Brian and I went with the kids to see Disneynature’s Chimpanzee on opening day. It’s really no surprise that we loved it. We knew it was going to show the story of a dominant male adopting an orphaned chimp (which was truly beautiful). What surprised me was how eloquently the documentary covered the topic of breastfeeding. Oscar, the three-year-old chimpanzee, was shown breastfeeding with his mother throughout the day. The narrator explained that Oscar eats solid food, but is not nearly to the age of weaning. It showed Oscar’s mother grooming and giving physical affection to her son while she breastfed him. It was eerily similar to when I breastfeed Aram. It will be clearly humanistic gestures like this that will move audiences to help save this species.
I think this movie is going to be beneficial in the fight to normalize breastfeeding. When children are exposed to positive associations with breastfeeding (even chimpanzees and other animals breastfeeding) it no doubt will help form a positive long-term connection.
This movie may also give some food for thought to adults about the normalcy of extended breastfeeding. Chimpanzees are our closest living primate relatives, sharing 98% of the same DNA sequence as a human. Chimpanzees breastfeed their young to the age of four to six years. Humans should take into account these numbers for what is a biologically normal time to wean. For example, a chimpanzee will breastfeed six times longer than they gestated. Gorillas breastfeed 6.4 times longer than gestation. That would mean the average time of weaning for a human being would be 4.5 years.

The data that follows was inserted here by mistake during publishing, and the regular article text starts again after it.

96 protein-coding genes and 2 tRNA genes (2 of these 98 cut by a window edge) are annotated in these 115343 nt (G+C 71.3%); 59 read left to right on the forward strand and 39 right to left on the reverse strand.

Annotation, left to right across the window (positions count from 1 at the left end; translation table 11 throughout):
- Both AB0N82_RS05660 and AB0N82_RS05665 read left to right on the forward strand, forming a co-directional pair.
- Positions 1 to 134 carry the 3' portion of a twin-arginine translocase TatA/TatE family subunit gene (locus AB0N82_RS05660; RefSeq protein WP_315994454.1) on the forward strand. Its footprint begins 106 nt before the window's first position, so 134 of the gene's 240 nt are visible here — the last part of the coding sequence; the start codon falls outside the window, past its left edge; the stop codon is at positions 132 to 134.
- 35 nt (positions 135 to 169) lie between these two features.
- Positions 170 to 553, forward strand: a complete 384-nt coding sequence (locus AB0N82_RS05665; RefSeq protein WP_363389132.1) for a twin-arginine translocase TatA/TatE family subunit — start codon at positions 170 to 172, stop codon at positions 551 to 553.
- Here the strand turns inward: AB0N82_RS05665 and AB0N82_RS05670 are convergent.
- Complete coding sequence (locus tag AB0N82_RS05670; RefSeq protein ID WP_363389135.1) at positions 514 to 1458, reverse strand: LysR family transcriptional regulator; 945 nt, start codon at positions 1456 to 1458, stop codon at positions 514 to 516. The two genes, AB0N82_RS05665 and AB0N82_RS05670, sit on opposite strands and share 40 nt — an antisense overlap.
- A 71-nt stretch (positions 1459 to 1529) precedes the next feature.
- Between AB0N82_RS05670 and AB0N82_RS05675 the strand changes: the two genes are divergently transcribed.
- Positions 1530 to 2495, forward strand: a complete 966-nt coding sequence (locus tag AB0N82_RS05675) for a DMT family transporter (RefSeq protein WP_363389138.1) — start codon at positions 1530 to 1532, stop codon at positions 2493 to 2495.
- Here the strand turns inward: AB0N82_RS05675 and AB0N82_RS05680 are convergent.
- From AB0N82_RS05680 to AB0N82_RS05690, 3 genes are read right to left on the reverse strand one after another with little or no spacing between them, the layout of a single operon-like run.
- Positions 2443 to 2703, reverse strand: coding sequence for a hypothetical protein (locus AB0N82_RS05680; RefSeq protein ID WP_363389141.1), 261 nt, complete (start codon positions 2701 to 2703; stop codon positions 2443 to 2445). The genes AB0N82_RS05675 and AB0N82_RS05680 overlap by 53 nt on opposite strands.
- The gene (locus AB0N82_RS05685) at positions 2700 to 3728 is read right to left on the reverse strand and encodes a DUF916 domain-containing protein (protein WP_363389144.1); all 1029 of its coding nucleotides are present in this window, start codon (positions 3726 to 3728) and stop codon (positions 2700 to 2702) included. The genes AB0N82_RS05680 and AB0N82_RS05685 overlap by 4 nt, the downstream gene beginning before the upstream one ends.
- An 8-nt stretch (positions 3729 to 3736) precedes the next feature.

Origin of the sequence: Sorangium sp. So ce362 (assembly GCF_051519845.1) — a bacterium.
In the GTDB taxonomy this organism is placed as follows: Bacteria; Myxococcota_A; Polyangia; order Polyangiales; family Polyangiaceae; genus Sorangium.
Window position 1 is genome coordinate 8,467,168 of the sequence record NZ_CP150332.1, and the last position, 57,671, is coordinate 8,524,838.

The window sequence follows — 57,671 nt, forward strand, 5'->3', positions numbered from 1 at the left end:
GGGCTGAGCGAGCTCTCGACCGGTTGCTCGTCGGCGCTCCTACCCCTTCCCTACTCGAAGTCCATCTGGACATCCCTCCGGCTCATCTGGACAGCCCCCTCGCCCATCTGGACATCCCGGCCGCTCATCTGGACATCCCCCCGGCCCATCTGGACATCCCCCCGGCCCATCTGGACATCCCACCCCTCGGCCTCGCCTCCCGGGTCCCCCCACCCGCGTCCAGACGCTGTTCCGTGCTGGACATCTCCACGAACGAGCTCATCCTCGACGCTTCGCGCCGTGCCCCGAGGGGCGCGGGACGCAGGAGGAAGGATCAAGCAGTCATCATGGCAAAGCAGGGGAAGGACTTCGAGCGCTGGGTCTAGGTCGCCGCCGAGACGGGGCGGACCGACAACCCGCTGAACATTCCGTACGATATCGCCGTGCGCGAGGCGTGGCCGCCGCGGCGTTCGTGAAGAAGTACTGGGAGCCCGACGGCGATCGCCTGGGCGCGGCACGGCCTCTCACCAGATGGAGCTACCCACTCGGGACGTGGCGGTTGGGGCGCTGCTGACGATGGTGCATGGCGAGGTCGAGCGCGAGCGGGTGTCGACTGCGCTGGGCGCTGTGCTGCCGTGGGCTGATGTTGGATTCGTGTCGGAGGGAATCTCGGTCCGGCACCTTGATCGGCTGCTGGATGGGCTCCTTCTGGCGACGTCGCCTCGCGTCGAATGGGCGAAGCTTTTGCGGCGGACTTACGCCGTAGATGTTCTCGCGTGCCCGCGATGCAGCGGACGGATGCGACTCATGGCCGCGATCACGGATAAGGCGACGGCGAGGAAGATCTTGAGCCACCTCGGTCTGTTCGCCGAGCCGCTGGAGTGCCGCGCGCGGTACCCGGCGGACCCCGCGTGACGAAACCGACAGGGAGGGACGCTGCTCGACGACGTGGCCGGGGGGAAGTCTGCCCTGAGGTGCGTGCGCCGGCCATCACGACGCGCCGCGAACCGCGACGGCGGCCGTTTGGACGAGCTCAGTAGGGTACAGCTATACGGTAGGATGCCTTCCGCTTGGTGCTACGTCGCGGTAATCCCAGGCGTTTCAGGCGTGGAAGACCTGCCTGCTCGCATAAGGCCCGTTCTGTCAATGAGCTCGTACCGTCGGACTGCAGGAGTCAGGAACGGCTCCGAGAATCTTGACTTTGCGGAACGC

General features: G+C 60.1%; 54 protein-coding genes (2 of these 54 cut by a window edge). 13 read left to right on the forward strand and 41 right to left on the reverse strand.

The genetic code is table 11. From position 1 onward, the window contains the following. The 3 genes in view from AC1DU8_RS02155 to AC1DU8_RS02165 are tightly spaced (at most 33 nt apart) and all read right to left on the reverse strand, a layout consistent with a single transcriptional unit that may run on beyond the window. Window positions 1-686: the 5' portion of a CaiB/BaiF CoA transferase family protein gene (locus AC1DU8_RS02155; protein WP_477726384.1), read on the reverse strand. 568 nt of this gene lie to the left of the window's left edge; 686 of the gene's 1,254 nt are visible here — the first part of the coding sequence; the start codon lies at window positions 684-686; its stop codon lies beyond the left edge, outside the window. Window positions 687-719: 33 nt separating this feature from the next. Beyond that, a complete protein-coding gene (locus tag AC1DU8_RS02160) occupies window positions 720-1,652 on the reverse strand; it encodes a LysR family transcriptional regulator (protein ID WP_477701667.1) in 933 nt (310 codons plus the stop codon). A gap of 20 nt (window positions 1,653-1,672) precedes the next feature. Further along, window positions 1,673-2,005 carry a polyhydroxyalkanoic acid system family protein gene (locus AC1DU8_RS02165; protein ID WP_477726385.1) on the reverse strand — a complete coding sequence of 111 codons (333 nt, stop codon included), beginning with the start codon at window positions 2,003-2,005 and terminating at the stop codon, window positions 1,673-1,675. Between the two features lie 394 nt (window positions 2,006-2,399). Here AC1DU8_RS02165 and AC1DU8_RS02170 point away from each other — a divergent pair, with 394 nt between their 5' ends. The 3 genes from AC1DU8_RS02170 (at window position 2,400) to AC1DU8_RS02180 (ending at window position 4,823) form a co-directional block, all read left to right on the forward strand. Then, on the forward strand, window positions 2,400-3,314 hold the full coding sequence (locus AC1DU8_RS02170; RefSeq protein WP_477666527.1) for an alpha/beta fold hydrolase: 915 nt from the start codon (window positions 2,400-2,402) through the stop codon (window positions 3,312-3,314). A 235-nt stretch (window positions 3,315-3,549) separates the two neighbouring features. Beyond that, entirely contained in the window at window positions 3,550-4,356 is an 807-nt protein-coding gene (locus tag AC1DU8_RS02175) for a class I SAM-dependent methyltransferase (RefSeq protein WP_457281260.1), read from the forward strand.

Hopefully, this information with help people realize that breastfeeding past the WHO or the CDC’s recommended one or two years should not be the end-all decision in each family. Really, the fact that the recommendation is constantly becoming longer should make people think. Understand that breastfeeding for four years may not be necessary for survival, but it certainly should be a globally accepted option.
Bonus: During opening week, Disneynature made donations to the Jane Goodall Institute through the Disney Worldwide Conservation Fund in order to protect chimpanzees and their habitats now and into the future.